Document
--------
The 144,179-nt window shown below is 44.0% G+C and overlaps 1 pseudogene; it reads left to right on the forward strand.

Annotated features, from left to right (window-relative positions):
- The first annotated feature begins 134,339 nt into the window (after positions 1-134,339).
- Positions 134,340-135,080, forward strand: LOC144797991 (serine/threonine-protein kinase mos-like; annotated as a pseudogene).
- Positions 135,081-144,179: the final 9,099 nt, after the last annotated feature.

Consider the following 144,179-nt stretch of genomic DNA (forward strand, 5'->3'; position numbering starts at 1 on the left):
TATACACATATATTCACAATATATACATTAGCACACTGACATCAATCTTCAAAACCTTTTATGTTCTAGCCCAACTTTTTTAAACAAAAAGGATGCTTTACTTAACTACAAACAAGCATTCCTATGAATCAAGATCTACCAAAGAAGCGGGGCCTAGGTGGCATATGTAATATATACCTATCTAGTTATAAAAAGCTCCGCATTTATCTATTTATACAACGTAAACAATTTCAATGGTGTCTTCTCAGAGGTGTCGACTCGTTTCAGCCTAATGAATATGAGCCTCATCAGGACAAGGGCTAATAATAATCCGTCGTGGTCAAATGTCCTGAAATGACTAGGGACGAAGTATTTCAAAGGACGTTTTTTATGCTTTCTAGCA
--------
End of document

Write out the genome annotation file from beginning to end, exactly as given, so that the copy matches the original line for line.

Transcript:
The 144,179-nt window shown below is 44.0% G+C and overlaps 1 pseudogene; it reads left to right on the forward strand.

Annotated features, from left to right (window-relative positions):
- The first annotated feature begins 134,339 nt into the window (after positions 1-134,339).
- Positions 134,340-135,080, forward strand: LOC144797991 (serine/threonine-protein kinase mos-like; annotated as a pseudogene).
- Positions 135,081-144,179: the final 9,099 nt, after the last annotated feature.

Consider the following 144,179-nt stretch of genomic DNA (forward strand, 5'->3'; position numbering starts at 1 on the left):
TATACACATATATTCACAATATATACATTAGCACACTGACATCAATCTTCAAAACCTTTTATGTTCTAGCCCAACTTTTTTAAACAAAAAGGATGCTTTACTTAACTACAAACAAGCATTCCTATGAATCAAGATCTACCAAAGAAGCGGGGCCTAGGTGGCATATGTAATATATACCTATCTAGTTATAAAAAGCTCCGCATTTATCTATTTATACAACGTAAACAATTTCAATGGTGTCTTCTCAGAGGTGTCGACTCGTTTCAGCCTAATGAATATGAGCCTCATCAGGACAAGGGCTAATAATAATCCGTCGTGGTCAAATGTCCTGAAATGACTAGGGACGAAGTATTTCAAAGGACGTTTTTTATGCTTTCTAGCA